Gordon Ramsay (left) and Joseph Cerniglia on "Kitchen Nightmares"

Did chef Gordon Ramsay drive a man to suicide?

Joseph Cerniglia, a contestant on "Kitchen Nightmares," jumped to his death last week. But don't blame reality TV


Mary Elizabeth Williams
September 29, 2010 7:14PM (UTC)

Has Gordon Ramsay become the leading cause of death in the restaurant industry? On Friday, 39-year-old restaurateur Joseph Cerniglia, who appeared on the celebrity chef's justifiably named "Kitchen Nightmares" three years ago, leapt to his death off the George Washington Bridge. Cerniglia was the second veteran of a Ramsay show to commit suicide; in 2007, Texan chef Rachel Brown  shot herself to death at her family home, one year after competing on Ramsay's "Hell's Kitchen."

Usually it takes three of anything to make a trend in the media, but why wait? As quickly as the news of Cerniglia's death broke, finger pointing about Ramsay's accountability began. The New York Post referred  to Cerniglia as "at least the second chef who appeared on one of Ramsay's reality series to have killed themselves." It's not like they're flat out suggesting there may be dozens more innocent caterers and restaurateurs whom Gordon Ramsay has driven to suicide with his spiky hair and verbal abuse, but ... you never know.

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Le Bernardin executive chef and occasional "Top Chef" guest judge Eric Ripert, meanwhile, took to Twitter to scold, "Nothing personal against Gordon Ramsay but he is a poor inspiration for professional chefs in his shows. Who perform [sic] better scared, insulted? I have my bad days to [sic] but always try to improve. TV or not it's no excuse! Ultimately I believe in the goodness of Gordon but he is very wrong." He's not blaming Ramsay, he's just saying, nobody on "Top Chef" ever jumped off a bridge. And if you want to throw a little more blood on Ramsay's hands, how about the widely reported fact that among the zingers he hurled at Cerniglia was the warning, "Your business is about to fucking swim down the Hudson." It's practically like he was ordering him to do it.

Ramsay may have built a career by being a savvy food industry professional, but he's gained his true fame for being a total jerk. His tantrums and tirades made him perfectly suited for reality TV, which thrives on dramatic, larger-than-life characters. You want a show about someone who offers support and hugs? Go watch Oprah. When those free-range chickens come home to roost and people start dying off, it's easy to cast a guy like Ramsay, who gracefully stated on Wednesday that "I was fortunate to spend time with Joe during the first season of 'Kitchen Nightmares.' Joe was a brilliant chef, and our thoughts go out to his family, friends and staff," as something even more sinister than acid-tongued hothead. Don't look into his eyes, America -- it'll make you commit unspeakable acts of self-violence.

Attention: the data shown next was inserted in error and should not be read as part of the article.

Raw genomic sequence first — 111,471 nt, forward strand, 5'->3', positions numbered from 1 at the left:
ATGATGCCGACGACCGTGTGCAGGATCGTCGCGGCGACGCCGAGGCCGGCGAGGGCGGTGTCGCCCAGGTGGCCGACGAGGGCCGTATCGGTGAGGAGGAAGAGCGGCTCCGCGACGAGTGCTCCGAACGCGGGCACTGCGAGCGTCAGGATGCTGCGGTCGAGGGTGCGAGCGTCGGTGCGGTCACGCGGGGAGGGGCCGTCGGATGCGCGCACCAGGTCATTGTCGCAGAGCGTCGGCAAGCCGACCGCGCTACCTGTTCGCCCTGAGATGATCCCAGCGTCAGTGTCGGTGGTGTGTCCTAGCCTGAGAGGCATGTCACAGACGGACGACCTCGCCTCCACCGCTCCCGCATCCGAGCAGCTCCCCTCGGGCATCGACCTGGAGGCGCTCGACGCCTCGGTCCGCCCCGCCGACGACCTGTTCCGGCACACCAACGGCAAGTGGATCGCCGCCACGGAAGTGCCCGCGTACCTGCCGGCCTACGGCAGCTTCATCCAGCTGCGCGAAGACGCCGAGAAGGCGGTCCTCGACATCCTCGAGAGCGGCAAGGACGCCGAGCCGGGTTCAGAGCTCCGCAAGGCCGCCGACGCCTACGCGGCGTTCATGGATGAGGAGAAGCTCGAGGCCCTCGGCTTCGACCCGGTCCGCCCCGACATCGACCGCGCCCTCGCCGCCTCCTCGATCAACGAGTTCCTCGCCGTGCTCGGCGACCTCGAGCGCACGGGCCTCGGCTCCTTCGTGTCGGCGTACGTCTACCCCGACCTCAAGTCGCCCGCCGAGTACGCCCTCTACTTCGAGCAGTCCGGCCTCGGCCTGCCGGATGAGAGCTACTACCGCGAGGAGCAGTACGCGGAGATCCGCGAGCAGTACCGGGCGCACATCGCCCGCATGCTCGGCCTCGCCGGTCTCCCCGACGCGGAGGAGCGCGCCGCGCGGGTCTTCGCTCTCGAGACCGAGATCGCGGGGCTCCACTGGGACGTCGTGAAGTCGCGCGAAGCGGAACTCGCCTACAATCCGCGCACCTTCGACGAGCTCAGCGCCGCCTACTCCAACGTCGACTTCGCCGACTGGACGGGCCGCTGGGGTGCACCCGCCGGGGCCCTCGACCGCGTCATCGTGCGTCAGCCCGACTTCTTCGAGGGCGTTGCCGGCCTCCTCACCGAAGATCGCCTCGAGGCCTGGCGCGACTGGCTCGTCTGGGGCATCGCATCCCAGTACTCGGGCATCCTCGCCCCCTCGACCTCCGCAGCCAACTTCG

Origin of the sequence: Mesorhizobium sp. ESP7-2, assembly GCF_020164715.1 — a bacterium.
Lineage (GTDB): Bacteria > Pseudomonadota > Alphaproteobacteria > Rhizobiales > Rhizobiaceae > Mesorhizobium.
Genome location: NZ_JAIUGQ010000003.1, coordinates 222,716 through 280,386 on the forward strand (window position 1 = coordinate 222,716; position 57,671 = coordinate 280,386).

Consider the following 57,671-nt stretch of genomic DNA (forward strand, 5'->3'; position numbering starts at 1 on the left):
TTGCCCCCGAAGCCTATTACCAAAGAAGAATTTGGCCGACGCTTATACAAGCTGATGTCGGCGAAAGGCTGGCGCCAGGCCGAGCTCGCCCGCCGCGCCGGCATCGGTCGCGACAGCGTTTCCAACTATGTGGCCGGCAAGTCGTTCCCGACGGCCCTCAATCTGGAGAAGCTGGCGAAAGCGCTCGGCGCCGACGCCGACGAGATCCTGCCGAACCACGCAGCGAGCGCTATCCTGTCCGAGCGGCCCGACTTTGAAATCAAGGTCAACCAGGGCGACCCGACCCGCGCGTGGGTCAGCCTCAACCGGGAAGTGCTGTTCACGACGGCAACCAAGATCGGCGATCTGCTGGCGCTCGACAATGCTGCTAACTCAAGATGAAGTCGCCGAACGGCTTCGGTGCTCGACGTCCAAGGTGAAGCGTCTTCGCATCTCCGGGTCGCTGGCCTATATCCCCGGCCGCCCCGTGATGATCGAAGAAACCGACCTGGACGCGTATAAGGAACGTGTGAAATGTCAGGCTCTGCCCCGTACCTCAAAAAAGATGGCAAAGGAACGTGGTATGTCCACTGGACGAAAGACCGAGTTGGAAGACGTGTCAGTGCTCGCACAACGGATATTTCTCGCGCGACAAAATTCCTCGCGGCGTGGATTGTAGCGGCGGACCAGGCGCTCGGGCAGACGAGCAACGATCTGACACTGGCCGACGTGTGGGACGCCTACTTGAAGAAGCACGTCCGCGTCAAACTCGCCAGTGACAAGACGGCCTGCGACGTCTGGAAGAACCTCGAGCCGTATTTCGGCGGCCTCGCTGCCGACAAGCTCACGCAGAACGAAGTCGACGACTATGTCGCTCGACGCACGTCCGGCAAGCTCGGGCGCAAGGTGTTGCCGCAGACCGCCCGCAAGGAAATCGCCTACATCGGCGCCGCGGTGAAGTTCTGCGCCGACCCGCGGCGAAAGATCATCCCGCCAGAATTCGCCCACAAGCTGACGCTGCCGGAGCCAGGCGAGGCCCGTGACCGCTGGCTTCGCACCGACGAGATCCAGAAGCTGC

But the entire reality genre (not just Ramsay's oeuvre) thrives on high stakes and troubled participants. The annals of dating competitions are littered with domestic abusers. In 2005, 23-year-old Najai Turpin shot himself in the head after appearing on the boxing competition show "The Contender." In 2008, former "Supernanny" single dad James Scott Terrill died of self-inflicted gunshot wounds. Last month, "American Idol" champ Fantasia Barrino was hospitalized after a suicide attempt. And while reality television attracts volatile characters, so likewise does the restaurant industry. In 2005, acclaimed French chef Bernard Loiseau committed suicide shortly after losing a star in the Michelin guide. When Cerniglia appeared on Ramsay's show, his business was floundering, he was over $80,000 in debt, and as he told Ramsay, "I can't see us going on another year." Though he was able to keep his New Jersey restaurant afloat, a turnaround he credited Ramsay for, he was hospitalized and subsequently arrested for cocaine just this past July.

Does appearing on a reality show assure a person of a future involving mental illness, arrests and possibly early death? Of course not. Does working in a restaurant industry guarantee that a person will self-destruct? No (although food service has one of the highest suicide rates of any profession). Being on TV or handling food won't make a person kill him or herself. It is, however, entirely plausible that a person who gravitates toward being on TV and working in the intense, high-pressure world of restaurants is a person who is likelier than average to have those tendencies. Getting yelled at, even by Gordon Ramsay, never killed anybody.


Mary Elizabeth Williams

Mary Elizabeth Williams is a staff writer for Salon and the author of "A Series of Catastrophes & Miracles."

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